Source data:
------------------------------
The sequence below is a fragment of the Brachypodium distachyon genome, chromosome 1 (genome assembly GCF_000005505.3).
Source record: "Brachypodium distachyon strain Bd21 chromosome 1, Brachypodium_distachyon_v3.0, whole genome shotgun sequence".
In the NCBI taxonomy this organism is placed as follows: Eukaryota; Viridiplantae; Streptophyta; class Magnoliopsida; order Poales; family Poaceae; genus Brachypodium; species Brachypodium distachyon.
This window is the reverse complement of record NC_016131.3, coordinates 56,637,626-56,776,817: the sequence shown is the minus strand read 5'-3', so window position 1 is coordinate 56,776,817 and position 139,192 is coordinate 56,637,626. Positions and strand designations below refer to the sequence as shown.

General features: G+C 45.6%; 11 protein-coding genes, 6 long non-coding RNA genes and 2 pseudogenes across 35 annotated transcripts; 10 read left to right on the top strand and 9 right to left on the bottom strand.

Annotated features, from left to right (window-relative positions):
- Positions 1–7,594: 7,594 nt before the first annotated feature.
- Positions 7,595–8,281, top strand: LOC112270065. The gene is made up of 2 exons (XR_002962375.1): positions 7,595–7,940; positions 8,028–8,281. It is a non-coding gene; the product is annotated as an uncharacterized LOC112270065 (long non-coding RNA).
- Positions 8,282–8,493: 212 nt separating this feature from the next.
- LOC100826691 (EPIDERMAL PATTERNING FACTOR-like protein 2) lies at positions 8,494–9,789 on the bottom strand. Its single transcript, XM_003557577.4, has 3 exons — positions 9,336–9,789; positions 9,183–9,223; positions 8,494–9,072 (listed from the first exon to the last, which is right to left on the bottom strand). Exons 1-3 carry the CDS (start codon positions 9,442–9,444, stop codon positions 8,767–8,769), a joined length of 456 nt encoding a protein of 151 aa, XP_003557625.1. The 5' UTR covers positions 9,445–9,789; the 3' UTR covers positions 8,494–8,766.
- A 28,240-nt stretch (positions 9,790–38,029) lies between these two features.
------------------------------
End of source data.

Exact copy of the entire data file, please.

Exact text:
The sequence below is a fragment of the Brachypodium distachyon genome, chromosome 1 (genome assembly GCF_000005505.3).
Source record: "Brachypodium distachyon strain Bd21 chromosome 1, Brachypodium_distachyon_v3.0, whole genome shotgun sequence".
In the NCBI taxonomy this organism is placed as follows: Eukaryota; Viridiplantae; Streptophyta; class Magnoliopsida; order Poales; family Poaceae; genus Brachypodium; species Brachypodium distachyon.
This window is the reverse complement of record NC_016131.3, coordinates 56,637,626-56,776,817: the sequence shown is the minus strand read 5'-3', so window position 1 is coordinate 56,776,817 and position 139,192 is coordinate 56,637,626. Positions and strand designations below refer to the sequence as shown.

General features: G+C 45.6%; 11 protein-coding genes, 6 long non-coding RNA genes and 2 pseudogenes across 35 annotated transcripts; 10 read left to right on the top strand and 9 right to left on the bottom strand.

Annotated features, from left to right (window-relative positions):
- Positions 1–7,594: 7,594 nt before the first annotated feature.
- Positions 7,595–8,281, top strand: LOC112270065. The gene is made up of 2 exons (XR_002962375.1): positions 7,595–7,940; positions 8,028–8,281. It is a non-coding gene; the product is annotated as an uncharacterized LOC112270065 (long non-coding RNA).
- Positions 8,282–8,493: 212 nt separating this feature from the next.
- LOC100826691 (EPIDERMAL PATTERNING FACTOR-like protein 2) lies at positions 8,494–9,789 on the bottom strand. Its single transcript, XM_003557577.4, has 3 exons — positions 9,336–9,789; positions 9,183–9,223; positions 8,494–9,072 (listed from the first exon to the last, which is right to left on the bottom strand). Exons 1-3 carry the CDS (start codon positions 9,442–9,444, stop codon positions 8,767–8,769), a joined length of 456 nt encoding a protein of 151 aa, XP_003557625.1. The 5' UTR covers positions 9,445–9,789; the 3' UTR covers positions 8,494–8,766.
- A 28,240-nt stretch (positions 9,790–38,029) lies between these two features.